When you are saving for a new home, you are required to have at least a 5% down payment saved up. For example, you would need at least $15,000 for a down payment if you want to buy for $300,000. If you have family who is willing to give you the money, you need to get a letter specifying that the funds are a gift. Except in unusual circumstances, you are not allowed to borrow your down payment. If you plan to use money from your RRSP, ensure that your budget allows you to repay your RRSP according to the regulations.
If your down payment is less than 20% of your purchase price, you are required to pay for insurance on your mortgage. Your lender will explain what the premiums are based on how much of a down payment you do have. You are able to include the insurance costs in your mortgage, but that does make them more expensive.
It is very wise to budget another 3% - 5% of your purchase price for closing costs, moving and insurance costs. In addition to buying the home, you will have legal fees, property tax and/or strata fee adjustments, house insurance (a condition of your mortgage is that you must have house insurance) and actual costs to move into your new home.
It is up to you to have the money available for when it’s needed, but a lender will also try to offer you a small line of credit for “just in case.” If you think you might need it, it might be wise to accept their offer because a credit line doesn’t cost anything if you don’t use it. In the months after buying a home it can be hard to qualify for additional credit, especially if you’ve maxed out your mortgage amount.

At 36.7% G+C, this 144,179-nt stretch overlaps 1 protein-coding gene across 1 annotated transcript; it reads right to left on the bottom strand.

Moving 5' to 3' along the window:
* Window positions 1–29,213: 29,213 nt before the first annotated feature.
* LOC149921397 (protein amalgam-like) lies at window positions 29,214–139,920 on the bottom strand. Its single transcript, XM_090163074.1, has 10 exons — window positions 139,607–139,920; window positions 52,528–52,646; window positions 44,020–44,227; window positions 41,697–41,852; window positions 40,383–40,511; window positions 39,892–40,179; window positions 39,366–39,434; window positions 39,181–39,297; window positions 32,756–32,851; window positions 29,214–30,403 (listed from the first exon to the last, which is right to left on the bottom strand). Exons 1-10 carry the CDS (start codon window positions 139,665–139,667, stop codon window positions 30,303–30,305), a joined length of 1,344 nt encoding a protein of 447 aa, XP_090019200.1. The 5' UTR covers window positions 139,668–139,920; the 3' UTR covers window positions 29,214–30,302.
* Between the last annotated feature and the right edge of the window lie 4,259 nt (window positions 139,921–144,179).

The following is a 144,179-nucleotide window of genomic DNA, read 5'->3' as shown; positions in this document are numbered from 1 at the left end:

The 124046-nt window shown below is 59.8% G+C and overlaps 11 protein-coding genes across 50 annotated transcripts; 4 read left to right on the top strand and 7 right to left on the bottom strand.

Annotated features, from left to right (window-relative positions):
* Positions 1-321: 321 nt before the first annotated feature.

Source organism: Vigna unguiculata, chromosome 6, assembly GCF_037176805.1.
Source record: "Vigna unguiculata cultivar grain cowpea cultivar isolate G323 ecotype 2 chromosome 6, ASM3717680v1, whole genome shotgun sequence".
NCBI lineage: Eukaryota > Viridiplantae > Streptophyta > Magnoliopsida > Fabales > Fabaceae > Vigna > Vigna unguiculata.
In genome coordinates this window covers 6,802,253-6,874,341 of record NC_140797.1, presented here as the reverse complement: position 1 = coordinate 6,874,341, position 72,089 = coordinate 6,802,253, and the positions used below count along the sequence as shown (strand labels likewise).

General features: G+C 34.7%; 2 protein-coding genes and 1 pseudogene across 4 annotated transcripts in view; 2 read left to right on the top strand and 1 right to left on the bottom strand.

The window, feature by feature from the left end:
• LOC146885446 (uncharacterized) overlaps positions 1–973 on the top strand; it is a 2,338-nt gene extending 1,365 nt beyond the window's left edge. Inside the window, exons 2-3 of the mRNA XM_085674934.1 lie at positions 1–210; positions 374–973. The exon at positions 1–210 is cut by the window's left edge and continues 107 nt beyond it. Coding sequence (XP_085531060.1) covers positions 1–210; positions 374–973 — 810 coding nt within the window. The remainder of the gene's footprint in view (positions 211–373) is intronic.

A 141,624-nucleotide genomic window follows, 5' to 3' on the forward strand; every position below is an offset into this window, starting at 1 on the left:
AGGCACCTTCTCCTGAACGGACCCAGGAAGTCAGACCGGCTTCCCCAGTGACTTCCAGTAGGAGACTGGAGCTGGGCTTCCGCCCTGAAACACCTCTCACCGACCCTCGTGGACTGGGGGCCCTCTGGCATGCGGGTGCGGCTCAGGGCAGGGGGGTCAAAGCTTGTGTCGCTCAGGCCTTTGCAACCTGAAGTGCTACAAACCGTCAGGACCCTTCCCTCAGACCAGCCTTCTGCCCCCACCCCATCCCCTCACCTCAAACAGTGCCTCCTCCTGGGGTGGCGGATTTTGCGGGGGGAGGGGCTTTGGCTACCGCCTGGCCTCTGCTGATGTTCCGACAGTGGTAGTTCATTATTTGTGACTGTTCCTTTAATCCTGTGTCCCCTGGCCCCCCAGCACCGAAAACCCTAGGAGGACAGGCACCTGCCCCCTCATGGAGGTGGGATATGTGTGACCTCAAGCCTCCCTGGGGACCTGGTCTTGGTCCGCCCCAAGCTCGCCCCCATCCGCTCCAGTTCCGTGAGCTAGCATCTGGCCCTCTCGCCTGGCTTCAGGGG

5. House Envy AKA Keeping Up with the Joneses - Decor, Furnishings, Landscaping and Bling for the Driveway
When you move into a new home, it can be very easy to look around and want to “fit in.” Suddenly your plan to use the furnishings you already have, or to drive your older car, until you can afford to buy new things goes out the window. Before you know it, your line of credit or credit cards are maxed with things like new furniture, decor or landscaping. The first 5 years of owning a home can be much more expensive than most people realize. By buying a less expensive home you are better able to plan how to afford the extras.
One of the joys of home ownership is that you get to maintain your home. However, when something goes wrong or you need an emergency home repair, you can’t just call the landlord. It is crucial to set money aside to pay for unexpected expenses so that you can avoid a financial crisis. Have a separate savings account for home maintenance and repairs and add to it each month.
Keep it Simple When Figuring Out How Much of a Mortgage You Can Afford - Skip the Temptation to Super-Size
In a culture where bigger often means better, when it comes to buying a house and the affordability of your mortgage, bigger can spell trouble, especially when interest rates go up. Resist the temptation to super-size your mortgage and keep payments reasonable. You’ll thank yourself later when something unexpected happens and you’ve got breathing room in your budget to either mitigate a financial crisis or seize an opportunity.
If you've bought a home before, what advice can you share to help others? If you're buying for the first time, what else would you like to know?